Amber Burton (@amberbburton) is a reporter at Protocol. Previously, she covered personal finance and diversity in business at The Wall Street Journal. She earned an M.S. in Strategic Communications from Columbia University and B.A. in English and Journalism from Wake Forest University. She lives in North Carolina.

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What comes to mind when you think of AI? In the past, it might have been the Turing test, a sci-fi character or IBM's Deep Blue-defeating chess champion Garry Kasparov. Today, instead of copying human intelligence, we're seeing immense progress made in using AI to unobtrusively simplify and enrich our own intelligence and experiences. Natural language processing, modern encrypted security solutions, advanced perception and imaging capabilities, next-generation data management and logistics, and automotive assistance are some of the many ways AI is quietly yet unmistakably driving some of the latest advancements inside our phones, PCs, cars and other crucial 21st century devices. And the combination of 5G and AI is enabling a world with distributed intelligence where AI processing is happening on devices and in the cloud.

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Alex Katouzian
Alex Katouzian currently serves as senior vice president and general manager of the Mobile, Compute and Infrastructure (MCI) Business Unit at Qualcomm Technologies, Inc. In this role, Katouzian is responsible for the profit, loss and strategy of the MCI BU, which includes business lines for Mobile Handset Products and Application Processor Technologies, 4G and 5G Mobile Broadband for embedded applications, Small and Macro Cells, Modem Technologies, Compute products across multiple OS’, eXtended Reality and AI Edge Cloud products.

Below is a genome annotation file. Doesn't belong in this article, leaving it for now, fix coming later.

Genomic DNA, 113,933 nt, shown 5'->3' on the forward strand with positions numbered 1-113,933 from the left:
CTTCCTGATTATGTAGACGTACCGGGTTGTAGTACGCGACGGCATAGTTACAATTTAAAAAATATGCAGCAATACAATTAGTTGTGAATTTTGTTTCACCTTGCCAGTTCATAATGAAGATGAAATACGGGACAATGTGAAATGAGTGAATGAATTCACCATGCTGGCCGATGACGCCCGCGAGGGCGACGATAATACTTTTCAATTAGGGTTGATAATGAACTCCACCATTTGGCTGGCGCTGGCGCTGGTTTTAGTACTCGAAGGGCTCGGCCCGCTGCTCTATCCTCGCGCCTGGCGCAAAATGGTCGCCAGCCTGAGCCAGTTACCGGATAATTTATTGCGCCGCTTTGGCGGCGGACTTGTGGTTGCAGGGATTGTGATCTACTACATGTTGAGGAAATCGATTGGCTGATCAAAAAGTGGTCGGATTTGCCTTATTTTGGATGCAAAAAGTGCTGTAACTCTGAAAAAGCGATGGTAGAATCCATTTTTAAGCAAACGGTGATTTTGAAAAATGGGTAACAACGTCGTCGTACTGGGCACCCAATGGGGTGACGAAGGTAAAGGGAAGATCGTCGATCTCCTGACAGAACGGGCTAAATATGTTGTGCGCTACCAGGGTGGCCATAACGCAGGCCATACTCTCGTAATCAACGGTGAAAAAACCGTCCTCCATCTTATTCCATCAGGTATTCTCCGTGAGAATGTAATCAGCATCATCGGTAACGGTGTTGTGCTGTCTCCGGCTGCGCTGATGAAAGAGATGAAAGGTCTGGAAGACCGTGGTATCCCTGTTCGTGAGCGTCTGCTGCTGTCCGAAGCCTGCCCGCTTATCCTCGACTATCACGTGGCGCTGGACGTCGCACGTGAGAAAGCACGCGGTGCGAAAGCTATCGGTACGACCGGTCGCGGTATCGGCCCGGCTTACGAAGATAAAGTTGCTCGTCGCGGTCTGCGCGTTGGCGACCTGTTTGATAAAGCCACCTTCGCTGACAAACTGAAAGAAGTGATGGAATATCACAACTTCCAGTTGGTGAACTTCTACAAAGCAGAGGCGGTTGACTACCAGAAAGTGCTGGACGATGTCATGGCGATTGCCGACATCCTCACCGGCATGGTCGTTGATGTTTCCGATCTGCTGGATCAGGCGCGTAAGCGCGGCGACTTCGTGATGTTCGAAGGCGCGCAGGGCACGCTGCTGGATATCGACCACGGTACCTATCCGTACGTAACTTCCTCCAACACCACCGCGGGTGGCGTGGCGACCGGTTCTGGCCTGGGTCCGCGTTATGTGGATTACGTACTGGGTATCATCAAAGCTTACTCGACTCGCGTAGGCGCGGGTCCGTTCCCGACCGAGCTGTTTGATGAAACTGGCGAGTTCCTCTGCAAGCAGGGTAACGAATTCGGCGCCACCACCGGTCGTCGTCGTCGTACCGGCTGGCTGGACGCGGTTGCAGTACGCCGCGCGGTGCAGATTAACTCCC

Protocol | Workplace

Tech company hybrid work policies are becoming more flexible, not less

Twitter, LinkedIn and Asana are already changing their hybrid policies to allow for more flexibility.

Photo: FG Trade/Getty Images

Twitter, LinkedIn and Asana are all loosening up their strategies around hybrid work, allowing for more flexibility before even fully reopening their offices.

In the last week and a half, Twitter announced it's adopting an asynchronous-first approach, and both Asana and LinkedIn said they would increase the amount of time their employees can work remotely.

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Allison Levitsky
Allison Levitsky is a reporter at Protocol covering workplace issues in tech. She previously covered big tech companies and the tech workforce for the Silicon Valley Business Journal. Allison grew up in the Bay Area and graduated from UC Berkeley.
Power

Activision Blizzard scrambles to repair its toxic image

Blizzard President J. Allen Brack is the first executive to depart amid the sexual harassment crisis.